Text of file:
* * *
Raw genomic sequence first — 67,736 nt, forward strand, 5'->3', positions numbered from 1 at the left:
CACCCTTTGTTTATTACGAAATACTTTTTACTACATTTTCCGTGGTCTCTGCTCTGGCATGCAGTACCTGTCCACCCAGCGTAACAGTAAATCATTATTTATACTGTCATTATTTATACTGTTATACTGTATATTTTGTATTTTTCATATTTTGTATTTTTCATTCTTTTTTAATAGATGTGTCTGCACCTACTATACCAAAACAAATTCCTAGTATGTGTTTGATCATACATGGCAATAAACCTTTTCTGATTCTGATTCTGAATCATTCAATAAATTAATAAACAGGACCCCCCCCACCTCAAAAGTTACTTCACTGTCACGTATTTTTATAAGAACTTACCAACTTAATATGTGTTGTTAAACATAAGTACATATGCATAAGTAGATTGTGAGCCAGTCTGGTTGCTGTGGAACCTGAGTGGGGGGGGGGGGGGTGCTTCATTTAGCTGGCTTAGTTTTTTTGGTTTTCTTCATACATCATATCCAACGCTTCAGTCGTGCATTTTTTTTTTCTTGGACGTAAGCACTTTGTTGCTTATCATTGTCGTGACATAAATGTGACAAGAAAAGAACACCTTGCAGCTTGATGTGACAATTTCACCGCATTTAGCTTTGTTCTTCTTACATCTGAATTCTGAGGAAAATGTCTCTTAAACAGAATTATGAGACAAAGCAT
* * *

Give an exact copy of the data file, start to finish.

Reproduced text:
Raw genomic sequence first — 67,736 nt, forward strand, 5'->3', positions numbered from 1 at the left:
CACCCTTTGTTTATTACGAAATACTTTTTACTACATTTTCCGTGGTCTCTGCTCTGGCATGCAGTACCTGTCCACCCAGCGTAACAGTAAATCATTATTTATACTGTCATTATTTATACTGTTATACTGTATATTTTGTATTTTTCATATTTTGTATTTTTCATTCTTTTTTAATAGATGTGTCTGCACCTACTATACCAAAACAAATTCCTAGTATGTGTTTGATCATACATGGCAATAAACCTTTTCTGATTCTGATTCTGAATCATTCAATAAATTAATAAACAGGACCCCCCCCACCTCAAAAGTTACTTCACTGTCACGTATTTTTATAAGAACTTACCAACTTAATATGTGTTGTTAAACATAAGTACATATGCATAAGTAGATTGTGAGCCAGTCTGGTTGCTGTGGAACCTGAGTGGGGGGGGGGGGGGTGCTTCATTTAGCTGGCTTAGTTTTTTTGGTTTTCTTCATACATCATATCCAACGCTTCAGTCGTGCATTTTTTTTTTCTTGGACGTAAGCACTTTGTTGCTTATCATTGTCGTGACATAAATGTGACAAGAAAAGAACACCTTGCAGCTTGATGTGACAATTTCACCGCATTTAGCTTTGTTCTTCTTACATCTGAATTCTGAGGAAAATGTCTCTTAAACAGAATTATGAGACAAAGCAT